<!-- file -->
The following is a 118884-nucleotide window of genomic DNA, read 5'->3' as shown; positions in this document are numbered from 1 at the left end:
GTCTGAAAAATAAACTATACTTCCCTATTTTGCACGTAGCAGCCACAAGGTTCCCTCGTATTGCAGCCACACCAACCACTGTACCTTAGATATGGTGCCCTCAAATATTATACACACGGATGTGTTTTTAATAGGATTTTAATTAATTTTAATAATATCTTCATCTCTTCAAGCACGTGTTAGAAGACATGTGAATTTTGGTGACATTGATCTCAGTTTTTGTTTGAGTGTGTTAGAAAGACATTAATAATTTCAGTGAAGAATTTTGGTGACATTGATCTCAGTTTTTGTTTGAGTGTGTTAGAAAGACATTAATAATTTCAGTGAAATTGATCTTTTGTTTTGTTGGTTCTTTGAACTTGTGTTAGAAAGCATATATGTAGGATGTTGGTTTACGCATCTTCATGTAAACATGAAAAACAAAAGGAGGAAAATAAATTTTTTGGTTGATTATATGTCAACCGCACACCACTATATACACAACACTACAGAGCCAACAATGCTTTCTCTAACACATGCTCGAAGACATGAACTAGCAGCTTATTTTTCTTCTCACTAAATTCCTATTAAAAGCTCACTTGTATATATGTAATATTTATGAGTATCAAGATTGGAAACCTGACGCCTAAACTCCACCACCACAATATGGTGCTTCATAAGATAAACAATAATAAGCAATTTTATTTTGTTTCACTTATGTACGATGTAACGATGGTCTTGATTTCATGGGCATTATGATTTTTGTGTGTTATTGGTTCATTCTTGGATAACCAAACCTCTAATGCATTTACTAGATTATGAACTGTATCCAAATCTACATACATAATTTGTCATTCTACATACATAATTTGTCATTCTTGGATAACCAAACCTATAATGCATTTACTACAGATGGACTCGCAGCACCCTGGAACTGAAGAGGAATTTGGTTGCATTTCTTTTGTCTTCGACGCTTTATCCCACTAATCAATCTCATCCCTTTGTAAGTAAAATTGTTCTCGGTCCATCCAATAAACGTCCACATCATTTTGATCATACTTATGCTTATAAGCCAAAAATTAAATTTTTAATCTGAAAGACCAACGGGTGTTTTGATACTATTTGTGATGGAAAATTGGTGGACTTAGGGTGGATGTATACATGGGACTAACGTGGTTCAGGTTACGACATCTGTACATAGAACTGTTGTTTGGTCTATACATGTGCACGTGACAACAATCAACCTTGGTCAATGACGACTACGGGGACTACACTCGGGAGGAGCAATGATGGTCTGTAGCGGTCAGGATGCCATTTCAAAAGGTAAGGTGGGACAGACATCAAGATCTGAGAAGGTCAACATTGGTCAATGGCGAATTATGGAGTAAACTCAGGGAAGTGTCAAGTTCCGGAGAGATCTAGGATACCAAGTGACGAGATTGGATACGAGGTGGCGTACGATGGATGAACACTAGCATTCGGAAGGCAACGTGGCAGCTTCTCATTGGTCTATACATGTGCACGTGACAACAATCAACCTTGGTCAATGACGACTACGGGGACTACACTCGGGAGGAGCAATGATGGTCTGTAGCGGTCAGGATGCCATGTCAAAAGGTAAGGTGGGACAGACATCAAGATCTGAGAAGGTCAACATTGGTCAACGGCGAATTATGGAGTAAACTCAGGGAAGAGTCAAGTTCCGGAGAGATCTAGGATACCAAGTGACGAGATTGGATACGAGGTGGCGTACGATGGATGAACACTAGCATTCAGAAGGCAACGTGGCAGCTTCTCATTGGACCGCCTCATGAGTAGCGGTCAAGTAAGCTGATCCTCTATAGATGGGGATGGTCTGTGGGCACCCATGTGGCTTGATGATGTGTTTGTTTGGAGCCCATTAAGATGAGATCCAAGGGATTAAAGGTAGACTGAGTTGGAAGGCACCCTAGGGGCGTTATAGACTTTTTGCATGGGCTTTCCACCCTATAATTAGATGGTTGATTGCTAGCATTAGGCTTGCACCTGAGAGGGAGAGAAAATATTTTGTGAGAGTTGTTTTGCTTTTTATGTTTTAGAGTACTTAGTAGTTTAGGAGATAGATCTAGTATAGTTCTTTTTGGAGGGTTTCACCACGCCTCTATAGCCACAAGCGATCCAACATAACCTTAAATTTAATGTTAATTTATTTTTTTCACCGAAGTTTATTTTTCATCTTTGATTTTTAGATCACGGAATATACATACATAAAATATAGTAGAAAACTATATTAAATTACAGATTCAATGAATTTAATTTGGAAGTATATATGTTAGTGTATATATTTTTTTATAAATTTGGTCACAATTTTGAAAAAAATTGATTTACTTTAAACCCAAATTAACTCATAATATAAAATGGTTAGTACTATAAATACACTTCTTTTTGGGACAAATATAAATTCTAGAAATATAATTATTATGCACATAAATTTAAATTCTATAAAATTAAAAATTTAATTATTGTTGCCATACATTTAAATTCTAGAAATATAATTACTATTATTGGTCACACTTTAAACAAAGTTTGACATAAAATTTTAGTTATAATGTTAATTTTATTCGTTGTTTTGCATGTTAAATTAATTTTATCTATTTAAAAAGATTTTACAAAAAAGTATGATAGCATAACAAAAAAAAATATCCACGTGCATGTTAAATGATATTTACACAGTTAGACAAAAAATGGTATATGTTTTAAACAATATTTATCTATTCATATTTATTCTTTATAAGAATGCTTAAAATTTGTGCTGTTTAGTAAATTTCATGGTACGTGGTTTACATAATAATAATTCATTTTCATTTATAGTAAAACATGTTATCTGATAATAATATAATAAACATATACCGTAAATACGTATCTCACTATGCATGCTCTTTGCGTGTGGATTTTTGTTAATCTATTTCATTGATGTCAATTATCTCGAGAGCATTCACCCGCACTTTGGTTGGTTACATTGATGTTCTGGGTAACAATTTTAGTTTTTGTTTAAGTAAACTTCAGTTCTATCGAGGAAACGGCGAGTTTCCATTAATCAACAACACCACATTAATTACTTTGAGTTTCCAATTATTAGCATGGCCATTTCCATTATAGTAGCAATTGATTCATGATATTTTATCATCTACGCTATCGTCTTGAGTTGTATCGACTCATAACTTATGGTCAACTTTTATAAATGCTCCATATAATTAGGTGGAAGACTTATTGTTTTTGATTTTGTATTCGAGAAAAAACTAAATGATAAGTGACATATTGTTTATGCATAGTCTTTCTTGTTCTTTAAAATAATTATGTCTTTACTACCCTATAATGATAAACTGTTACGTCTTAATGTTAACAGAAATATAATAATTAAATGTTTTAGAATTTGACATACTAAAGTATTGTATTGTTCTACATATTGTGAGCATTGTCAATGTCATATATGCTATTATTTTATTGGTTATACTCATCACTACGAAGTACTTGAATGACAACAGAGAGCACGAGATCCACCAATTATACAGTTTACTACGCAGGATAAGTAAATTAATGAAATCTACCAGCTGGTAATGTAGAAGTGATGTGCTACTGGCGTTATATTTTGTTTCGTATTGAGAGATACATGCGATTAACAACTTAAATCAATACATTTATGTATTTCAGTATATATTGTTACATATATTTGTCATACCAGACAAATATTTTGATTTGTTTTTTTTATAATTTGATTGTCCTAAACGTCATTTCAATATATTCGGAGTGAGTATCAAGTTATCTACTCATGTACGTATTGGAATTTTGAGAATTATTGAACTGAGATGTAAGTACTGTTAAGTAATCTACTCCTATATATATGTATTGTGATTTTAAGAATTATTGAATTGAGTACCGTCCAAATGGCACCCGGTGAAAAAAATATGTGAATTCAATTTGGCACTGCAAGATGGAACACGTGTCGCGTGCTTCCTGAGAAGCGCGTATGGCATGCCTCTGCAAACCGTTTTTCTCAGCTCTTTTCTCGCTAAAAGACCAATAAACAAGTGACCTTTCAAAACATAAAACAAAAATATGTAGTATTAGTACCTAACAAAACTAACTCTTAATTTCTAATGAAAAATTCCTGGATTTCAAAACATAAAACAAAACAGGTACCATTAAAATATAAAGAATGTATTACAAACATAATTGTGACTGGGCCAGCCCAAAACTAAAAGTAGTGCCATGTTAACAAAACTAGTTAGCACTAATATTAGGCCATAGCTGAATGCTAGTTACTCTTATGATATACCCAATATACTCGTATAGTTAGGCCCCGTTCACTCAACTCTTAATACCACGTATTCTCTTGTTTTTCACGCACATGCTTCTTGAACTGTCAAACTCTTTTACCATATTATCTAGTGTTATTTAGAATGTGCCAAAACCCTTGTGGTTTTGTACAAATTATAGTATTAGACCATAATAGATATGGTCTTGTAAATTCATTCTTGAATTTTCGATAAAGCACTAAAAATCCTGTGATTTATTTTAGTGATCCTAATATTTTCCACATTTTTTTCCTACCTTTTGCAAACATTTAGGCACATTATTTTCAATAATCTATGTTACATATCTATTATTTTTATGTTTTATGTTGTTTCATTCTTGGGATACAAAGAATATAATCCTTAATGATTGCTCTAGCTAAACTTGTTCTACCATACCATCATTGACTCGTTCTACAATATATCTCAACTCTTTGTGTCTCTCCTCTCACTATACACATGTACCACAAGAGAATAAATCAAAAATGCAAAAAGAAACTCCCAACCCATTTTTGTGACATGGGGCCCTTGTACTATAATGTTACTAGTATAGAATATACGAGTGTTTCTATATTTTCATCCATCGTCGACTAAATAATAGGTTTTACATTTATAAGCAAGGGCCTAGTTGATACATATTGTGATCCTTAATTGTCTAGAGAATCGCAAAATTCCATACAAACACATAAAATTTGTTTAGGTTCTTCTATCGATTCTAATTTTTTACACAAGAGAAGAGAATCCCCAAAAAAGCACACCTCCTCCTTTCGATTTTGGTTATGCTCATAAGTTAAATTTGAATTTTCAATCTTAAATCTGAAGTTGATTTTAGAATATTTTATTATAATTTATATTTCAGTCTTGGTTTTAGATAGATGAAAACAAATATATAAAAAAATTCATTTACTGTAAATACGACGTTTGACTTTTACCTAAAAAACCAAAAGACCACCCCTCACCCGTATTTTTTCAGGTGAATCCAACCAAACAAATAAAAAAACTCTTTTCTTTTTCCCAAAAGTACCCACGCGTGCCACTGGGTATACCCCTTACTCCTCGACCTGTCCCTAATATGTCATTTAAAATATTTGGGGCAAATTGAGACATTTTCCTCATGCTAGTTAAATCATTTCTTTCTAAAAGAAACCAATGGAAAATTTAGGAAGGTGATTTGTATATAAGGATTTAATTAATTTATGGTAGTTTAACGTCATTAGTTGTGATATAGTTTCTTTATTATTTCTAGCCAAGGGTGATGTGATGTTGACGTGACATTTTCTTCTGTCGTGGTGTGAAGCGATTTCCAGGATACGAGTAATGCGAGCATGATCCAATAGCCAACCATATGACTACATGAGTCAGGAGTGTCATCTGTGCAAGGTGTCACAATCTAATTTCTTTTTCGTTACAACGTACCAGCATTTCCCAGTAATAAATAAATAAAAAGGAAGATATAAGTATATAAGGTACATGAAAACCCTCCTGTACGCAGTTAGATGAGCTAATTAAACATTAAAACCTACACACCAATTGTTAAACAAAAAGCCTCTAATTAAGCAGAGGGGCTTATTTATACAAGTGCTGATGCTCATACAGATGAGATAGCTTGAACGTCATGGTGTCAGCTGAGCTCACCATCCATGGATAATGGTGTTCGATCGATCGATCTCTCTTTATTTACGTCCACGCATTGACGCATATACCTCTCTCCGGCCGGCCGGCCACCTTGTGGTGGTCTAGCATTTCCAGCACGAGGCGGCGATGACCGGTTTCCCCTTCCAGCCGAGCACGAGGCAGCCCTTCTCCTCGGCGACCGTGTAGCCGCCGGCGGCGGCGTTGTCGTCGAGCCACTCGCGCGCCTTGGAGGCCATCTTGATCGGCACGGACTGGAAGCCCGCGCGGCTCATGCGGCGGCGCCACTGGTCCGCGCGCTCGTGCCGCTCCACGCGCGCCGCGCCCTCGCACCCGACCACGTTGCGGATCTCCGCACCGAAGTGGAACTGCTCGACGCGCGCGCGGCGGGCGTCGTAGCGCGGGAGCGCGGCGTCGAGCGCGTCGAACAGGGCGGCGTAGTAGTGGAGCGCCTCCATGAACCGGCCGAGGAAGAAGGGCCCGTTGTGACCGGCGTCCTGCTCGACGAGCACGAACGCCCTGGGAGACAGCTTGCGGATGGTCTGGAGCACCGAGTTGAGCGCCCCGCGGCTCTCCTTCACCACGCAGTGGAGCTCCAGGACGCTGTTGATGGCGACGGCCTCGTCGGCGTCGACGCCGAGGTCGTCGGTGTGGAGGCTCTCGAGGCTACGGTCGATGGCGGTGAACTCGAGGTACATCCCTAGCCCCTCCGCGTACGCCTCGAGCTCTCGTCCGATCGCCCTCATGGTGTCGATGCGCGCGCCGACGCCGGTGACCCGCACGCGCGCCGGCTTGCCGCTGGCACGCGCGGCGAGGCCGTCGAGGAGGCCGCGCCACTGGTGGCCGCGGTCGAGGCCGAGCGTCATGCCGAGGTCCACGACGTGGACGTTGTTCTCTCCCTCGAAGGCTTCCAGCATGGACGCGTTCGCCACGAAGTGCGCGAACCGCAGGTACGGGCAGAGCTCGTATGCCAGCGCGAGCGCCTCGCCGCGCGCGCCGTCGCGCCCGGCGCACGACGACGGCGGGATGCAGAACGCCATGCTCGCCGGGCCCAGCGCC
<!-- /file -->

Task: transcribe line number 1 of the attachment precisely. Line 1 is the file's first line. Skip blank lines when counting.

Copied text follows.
The following is a 118884-nucleotide window of genomic DNA, read 5'->3' as shown; positions in this document are numbered from 1 at the left end: